Tuesday, July 16, 2013

Spring Training Cycle

This was a long training season and I'm glad it's over so I can relax for a bit.  It actually goes back a lot further than that.  After last year's USA Half-Marathon Championships, I took little-to-no time off as I had plans of running the Columbus Marathon in October.  I got hurt in September for about six weeks, then jumped right back into hard training for the Houston Marathon.  After the Houston Marathon, I was going to take a break but decided to run the Boston Marathon, so again, it was time for hard training.  I continued the hard training all the way until this year's half-marathon championships.  Looking back, I haven't had a few weeks of base training since my knee injury over 1.5 years ago. But here's a quick synopsis of my training, post Houston Marathon. 
  • After the Houston Marathon, I took off a couple of days and then did about 2.5-3 weeks of base-type training. I knew I would lose some fitness, but I wanted to give my body a break and rest, before resuming the harder stuff again.  When you;re new to running, base training is about building up your aerobic engine and you'll be able to gain new fitness.  When you're a little bit closer to your lifetime peak fitness and have a big mileage background, base training is more about recovery and rest, and doesn't need to be as long because you can handle longer periods of increased mileage and intensity.
  • February-Early March: Mileage was around 110, not counting the week I had the flu and another week with a bad virus. Focused on getting some of my speed back.  I hadn't done some short fast stuff in quite some time, so I ran hard fartleks, short-fast tempo runs/progressions, track intervals and got in some easier long runs. And by doing some of the faster stuff and not much marathon-type training, I was able to let my "marathon shape" rest and recover some as I worked on another aspect.
  • Early March-Mid April: Mileage averaged around 110 again with a couple of weeks over 115.  I was very fit at the start of what I planned to be my marathon specific phase.  I was going to spend the last six weeks before Boston working on my marathon fitness, specific to the Boston Marathon course.  The downhills are what makes the course so difficult to attain (well, that's what I hear) so the focus was on building my body for that.  Instead of using my usual 1.77 mile mostly flat road for my marathon workouts, I had hilly fartleks and medium runs planned, tempo runs with uphill and downhill finishes, fast downhill strides at the end of some of my workouts, had a couple marathon-specific sessions planned on a course with very long, slow hills and was doing heavy-weighted (at least for me) eccentric squats at Techa's Globo Gym (squat rack/bench in my garage that I bought from some some dude with a lot of assault rifles that I found on Craigslist).  I guess I got overly ambitious because my body was fried, so I cancelled Boston and went back to base type training for a couple of weeks.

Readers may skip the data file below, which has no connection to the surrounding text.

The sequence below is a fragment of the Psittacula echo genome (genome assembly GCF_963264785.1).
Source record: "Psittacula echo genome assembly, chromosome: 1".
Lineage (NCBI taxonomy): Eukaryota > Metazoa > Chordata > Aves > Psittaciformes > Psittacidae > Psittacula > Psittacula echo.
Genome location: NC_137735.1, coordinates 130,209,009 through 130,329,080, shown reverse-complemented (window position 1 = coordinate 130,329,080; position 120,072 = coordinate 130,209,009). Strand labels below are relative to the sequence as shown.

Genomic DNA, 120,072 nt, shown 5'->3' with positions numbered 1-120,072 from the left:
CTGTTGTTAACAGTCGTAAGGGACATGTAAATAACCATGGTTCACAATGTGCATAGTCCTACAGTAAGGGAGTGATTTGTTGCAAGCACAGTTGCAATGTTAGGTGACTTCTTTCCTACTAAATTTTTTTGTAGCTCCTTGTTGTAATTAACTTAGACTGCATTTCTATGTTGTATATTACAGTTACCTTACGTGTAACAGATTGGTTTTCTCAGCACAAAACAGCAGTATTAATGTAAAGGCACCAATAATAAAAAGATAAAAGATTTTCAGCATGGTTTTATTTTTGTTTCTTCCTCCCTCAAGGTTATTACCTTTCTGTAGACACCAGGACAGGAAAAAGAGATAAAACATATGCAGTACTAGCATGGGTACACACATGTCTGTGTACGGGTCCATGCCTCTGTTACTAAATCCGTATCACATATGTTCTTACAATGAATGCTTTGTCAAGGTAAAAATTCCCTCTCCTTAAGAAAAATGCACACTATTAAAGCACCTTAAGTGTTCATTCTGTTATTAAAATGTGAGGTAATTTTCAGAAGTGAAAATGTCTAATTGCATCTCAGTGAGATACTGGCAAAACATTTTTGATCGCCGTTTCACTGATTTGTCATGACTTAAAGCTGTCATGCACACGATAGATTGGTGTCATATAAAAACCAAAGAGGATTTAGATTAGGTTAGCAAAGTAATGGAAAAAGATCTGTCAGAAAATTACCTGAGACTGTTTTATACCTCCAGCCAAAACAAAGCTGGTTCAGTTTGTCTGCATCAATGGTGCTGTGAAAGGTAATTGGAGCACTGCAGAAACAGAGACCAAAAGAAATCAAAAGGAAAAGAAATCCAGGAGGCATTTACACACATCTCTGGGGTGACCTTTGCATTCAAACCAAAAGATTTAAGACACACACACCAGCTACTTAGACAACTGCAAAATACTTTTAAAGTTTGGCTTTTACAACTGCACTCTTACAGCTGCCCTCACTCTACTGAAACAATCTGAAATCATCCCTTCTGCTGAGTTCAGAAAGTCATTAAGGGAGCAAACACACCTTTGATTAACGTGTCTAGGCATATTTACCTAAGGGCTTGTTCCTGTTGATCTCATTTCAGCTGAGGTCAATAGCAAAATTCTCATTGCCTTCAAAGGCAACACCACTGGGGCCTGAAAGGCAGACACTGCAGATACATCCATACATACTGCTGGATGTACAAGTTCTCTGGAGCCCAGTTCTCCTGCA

• Mid April-May: Mileage was 110-115ish.  Did a couple of weeks of speedwork again, ran the Country Music Marathon as a long, fast run, then relaxed for a bit for a few days so I could recover.
  • May-U.S. Half-Marathon Champs: Mileage around 110ish.  DNF'd the 25k Champs, and those last few weeks, I tried to focus a little more on half-marathon pace, while staying in touch with my speed.  Going into the race, I was a little bit worried that I hadn't done enough extensive stuff at HMP.